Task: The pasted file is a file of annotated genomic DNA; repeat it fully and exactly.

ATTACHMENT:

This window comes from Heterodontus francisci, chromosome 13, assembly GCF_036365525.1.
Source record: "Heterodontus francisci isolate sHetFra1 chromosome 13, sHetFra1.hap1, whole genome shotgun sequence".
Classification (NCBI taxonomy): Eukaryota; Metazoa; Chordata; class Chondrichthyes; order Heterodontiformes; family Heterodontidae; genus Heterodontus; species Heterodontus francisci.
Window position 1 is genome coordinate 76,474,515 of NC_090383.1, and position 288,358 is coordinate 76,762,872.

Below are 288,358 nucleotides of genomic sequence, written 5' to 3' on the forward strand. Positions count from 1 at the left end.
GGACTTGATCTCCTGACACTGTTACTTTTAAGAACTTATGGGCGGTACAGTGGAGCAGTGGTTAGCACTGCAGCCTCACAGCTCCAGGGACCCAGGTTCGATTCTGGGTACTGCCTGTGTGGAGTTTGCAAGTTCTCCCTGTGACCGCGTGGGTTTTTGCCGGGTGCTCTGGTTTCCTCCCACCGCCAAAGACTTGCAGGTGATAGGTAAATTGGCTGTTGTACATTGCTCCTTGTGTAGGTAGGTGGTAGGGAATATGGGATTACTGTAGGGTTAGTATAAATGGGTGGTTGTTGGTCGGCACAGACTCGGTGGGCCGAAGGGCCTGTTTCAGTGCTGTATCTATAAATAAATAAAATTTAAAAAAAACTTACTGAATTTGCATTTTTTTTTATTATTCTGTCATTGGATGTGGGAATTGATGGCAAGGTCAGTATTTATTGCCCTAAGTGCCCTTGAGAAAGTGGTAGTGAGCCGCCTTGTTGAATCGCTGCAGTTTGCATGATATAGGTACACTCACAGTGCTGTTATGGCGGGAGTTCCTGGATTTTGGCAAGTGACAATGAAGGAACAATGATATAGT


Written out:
This window comes from Heterodontus francisci, chromosome 13, assembly GCF_036365525.1.
Source record: "Heterodontus francisci isolate sHetFra1 chromosome 13, sHetFra1.hap1, whole genome shotgun sequence".
Classification (NCBI taxonomy): Eukaryota; Metazoa; Chordata; class Chondrichthyes; order Heterodontiformes; family Heterodontidae; genus Heterodontus; species Heterodontus francisci.
Window position 1 is genome coordinate 76,474,515 of NC_090383.1, and position 288,358 is coordinate 76,762,872.

Below are 288,358 nucleotides of genomic sequence, written 5' to 3' on the forward strand. Positions count from 1 at the left end.
GGACTTGATCTCCTGACACTGTTACTTTTAAGAACTTATGGGCGGTACAGTGGAGCAGTGGTTAGCACTGCAGCCTCACAGCTCCAGGGACCCAGGTTCGATTCTGGGTACTGCCTGTGTGGAGTTTGCAAGTTCTCCCTGTGACCGCGTGGGTTTTTGCCGGGTGCTCTGGTTTCCTCCCACCGCCAAAGACTTGCAGGTGATAGGTAAATTGGCTGTTGTACATTGCTCCTTGTGTAGGTAGGTGGTAGGGAATATGGGATTACTGTAGGGTTAGTATAAATGGGTGGTTGTTGGTCGGCACAGACTCGGTGGGCCGAAGGGCCTGTTTCAGTGCTGTATCTATAAATAAATAAAATTTAAAAAAAACTTACTGAATTTGCATTTTTTTTTATTATTCTGTCATTGGATGTGGGAATTGATGGCAAGGTCAGTATTTATTGCCCTAAGTGCCCTTGAGAAAGTGGTAGTGAGCCGCCTTGTTGAATCGCTGCAGTTTGCATGATATAGGTACACTCACAGTGCTGTTATGGCGGGAGTTCCTGGATTTTGGCAAGTGACAATGAAGGAACAATGATATAGT